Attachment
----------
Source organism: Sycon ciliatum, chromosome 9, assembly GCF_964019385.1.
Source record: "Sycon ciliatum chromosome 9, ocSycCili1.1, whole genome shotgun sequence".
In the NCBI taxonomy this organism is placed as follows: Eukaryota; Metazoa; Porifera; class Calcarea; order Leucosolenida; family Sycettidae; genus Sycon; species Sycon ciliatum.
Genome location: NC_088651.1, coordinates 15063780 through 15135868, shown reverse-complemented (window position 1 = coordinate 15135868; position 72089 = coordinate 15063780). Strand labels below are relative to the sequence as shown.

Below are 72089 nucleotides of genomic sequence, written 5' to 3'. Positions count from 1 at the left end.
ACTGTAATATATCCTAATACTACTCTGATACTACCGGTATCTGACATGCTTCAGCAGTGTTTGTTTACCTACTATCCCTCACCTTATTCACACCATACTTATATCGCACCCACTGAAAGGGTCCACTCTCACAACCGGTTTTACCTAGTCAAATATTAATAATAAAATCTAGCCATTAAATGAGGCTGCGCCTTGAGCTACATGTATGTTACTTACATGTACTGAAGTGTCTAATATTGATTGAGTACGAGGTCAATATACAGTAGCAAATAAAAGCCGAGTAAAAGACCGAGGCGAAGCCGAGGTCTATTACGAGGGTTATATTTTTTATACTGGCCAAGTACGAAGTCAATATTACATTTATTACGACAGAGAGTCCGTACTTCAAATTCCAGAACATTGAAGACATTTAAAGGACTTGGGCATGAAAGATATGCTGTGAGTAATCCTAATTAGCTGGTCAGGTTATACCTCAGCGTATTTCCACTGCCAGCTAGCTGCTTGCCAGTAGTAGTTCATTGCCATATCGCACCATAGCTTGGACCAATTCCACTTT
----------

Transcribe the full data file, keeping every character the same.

Source organism: Sycon ciliatum, chromosome 9, assembly GCF_964019385.1.
Source record: "Sycon ciliatum chromosome 9, ocSycCili1.1, whole genome shotgun sequence".
In the NCBI taxonomy this organism is placed as follows: Eukaryota; Metazoa; Porifera; class Calcarea; order Leucosolenida; family Sycettidae; genus Sycon; species Sycon ciliatum.
Genome location: NC_088651.1, coordinates 15063780 through 15135868, shown reverse-complemented (window position 1 = coordinate 15135868; position 72089 = coordinate 15063780). Strand labels below are relative to the sequence as shown.

Below are 72089 nucleotides of genomic sequence, written 5' to 3'. Positions count from 1 at the left end.
ACTGTAATATATCCTAATACTACTCTGATACTACCGGTATCTGACATGCTTCAGCAGTGTTTGTTTACCTACTATCCCTCACCTTATTCACACCATACTTATATCGCACCCACTGAAAGGGTCCACTCTCACAACCGGTTTTACCTAGTCAAATATTAATAATAAAATCTAGCCATTAAATGAGGCTGCGCCTTGAGCTACATGTATGTTACTTACATGTACTGAAGTGTCTAATATTGATTGAGTACGAGGTCAATATACAGTAGCAAATAAAAGCCGAGTAAAAGACCGAGGCGAAGCCGAGGTCTATTACGAGGGTTATATTTTTTATACTGGCCAAGTACGAAGTCAATATTACATTTATTACGACAGAGAGTCCGTACTTCAAATTCCAGAACATTGAAGACATTTAAAGGACTTGGGCATGAAAGATATGCTGTGAGTAATCCTAATTAGCTGGTCAGGTTATACCTCAGCGTATTTCCACTGCCAGCTAGCTGCTTGCCAGTAGTAGTTCATTGCCATATCGCACCATAGCTTGGACCAATTCCACTTT